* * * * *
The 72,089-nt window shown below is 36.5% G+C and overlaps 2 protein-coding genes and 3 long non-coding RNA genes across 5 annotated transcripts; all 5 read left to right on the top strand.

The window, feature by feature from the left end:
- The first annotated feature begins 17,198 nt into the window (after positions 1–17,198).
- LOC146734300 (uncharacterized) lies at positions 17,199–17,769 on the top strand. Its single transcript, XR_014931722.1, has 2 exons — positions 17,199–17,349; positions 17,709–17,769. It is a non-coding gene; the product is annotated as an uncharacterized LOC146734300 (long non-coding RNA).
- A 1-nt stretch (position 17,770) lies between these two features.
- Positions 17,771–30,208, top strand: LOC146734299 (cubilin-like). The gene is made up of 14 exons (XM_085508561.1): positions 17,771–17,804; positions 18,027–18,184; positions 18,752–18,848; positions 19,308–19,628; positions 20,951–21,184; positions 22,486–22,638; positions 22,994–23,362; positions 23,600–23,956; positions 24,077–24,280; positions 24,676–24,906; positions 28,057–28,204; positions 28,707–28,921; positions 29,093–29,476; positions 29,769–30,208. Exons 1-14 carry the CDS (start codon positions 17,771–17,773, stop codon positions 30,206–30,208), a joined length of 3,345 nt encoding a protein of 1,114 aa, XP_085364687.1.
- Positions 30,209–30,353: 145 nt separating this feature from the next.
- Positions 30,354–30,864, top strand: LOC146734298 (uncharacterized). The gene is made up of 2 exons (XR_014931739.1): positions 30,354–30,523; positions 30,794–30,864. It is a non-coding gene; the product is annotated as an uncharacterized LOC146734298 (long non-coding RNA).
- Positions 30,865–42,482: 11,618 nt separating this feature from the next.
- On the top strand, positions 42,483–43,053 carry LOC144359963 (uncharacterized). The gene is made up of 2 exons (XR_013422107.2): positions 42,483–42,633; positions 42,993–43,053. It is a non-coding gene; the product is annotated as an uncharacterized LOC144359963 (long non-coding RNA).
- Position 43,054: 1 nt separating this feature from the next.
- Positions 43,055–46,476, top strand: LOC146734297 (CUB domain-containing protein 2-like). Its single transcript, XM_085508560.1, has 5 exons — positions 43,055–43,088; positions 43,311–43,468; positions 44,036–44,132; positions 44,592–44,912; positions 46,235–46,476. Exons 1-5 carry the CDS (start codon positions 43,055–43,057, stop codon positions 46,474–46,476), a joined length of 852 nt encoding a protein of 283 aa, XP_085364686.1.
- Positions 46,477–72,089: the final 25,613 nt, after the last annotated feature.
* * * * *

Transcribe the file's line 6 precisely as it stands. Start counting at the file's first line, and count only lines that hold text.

- Positions 17,771–30,208, top strand: LOC146734299 (cubilin-like). The gene is made up of 14 exons (XM_085508561.1): positions 17,771–17,804; positions 18,027–18,184; positions 18,752–18,848; positions 19,308–19,628; positions 20,951–21,184; positions 22,486–22,638; positions 22,994–23,362; positions 23,600–23,956; positions 24,077–24,280; positions 24,676–24,906; positions 28,057–28,204; positions 28,707–28,921; positions 29,093–29,476; positions 29,769–30,208. Exons 1-14 carry the CDS (start codon positions 17,771–17,773, stop codon positions 30,206–30,208), a joined length of 3,345 nt encoding a protein of 1,114 aa, XP_085364687.1.